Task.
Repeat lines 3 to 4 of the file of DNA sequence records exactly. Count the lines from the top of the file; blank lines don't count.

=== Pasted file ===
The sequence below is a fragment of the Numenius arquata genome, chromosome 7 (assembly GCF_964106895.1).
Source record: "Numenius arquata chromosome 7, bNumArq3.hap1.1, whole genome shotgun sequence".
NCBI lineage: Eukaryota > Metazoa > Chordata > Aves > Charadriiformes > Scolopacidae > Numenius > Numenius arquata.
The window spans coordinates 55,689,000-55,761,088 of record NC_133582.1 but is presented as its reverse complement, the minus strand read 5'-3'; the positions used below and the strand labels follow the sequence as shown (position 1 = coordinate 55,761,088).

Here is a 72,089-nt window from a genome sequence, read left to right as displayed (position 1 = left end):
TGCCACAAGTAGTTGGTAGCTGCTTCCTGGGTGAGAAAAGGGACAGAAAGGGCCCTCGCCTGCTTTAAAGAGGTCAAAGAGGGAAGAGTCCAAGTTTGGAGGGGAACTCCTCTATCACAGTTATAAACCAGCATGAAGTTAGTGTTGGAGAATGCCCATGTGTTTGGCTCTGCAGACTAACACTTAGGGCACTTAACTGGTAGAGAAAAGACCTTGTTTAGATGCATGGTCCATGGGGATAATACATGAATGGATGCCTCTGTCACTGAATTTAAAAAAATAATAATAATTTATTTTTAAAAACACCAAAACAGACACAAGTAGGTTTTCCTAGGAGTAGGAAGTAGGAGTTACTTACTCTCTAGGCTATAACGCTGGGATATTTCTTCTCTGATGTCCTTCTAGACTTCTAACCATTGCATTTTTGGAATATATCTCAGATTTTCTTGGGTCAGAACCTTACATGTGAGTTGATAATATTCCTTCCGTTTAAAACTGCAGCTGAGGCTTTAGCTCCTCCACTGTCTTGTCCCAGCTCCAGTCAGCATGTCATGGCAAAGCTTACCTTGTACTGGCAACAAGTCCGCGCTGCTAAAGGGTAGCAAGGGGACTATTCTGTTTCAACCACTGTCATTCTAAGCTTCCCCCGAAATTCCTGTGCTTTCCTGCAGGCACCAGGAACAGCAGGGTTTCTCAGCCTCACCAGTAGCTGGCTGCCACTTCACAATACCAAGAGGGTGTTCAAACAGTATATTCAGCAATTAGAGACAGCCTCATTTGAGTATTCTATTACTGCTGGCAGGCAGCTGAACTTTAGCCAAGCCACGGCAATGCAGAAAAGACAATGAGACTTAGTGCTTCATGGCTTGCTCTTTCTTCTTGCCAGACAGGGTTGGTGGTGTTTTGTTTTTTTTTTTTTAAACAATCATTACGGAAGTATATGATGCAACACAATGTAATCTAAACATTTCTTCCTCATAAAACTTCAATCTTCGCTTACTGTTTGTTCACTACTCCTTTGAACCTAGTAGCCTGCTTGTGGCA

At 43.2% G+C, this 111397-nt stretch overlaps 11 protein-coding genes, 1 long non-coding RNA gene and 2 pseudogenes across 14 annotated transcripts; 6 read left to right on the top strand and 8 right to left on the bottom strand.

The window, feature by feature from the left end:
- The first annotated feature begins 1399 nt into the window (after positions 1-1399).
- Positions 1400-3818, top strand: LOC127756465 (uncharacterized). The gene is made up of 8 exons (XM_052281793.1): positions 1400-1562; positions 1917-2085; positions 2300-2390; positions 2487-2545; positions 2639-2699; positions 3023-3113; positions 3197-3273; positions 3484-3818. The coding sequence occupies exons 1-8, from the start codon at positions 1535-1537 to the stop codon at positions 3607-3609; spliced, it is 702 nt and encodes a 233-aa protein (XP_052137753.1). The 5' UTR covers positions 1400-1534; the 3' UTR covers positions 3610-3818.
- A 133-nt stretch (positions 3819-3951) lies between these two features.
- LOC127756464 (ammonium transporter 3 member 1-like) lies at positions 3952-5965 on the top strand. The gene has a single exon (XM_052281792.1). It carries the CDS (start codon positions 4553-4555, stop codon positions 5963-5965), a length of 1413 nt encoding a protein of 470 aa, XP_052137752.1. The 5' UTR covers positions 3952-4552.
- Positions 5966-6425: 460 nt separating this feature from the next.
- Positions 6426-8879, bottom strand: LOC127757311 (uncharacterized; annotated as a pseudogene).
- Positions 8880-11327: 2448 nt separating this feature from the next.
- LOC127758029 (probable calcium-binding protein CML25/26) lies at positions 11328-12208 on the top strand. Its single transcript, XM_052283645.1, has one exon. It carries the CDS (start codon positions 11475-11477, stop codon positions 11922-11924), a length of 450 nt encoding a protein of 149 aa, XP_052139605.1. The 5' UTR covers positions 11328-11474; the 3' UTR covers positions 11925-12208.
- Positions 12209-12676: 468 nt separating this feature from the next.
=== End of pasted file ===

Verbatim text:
NCBI lineage: Eukaryota > Metazoa > Chordata > Aves > Charadriiformes > Scolopacidae > Numenius > Numenius arquata.
The window spans coordinates 55,689,000-55,761,088 of record NC_133582.1 but is presented as its reverse complement, the minus strand read 5'-3'; the positions used below and the strand labels follow the sequence as shown (position 1 = coordinate 55,761,088).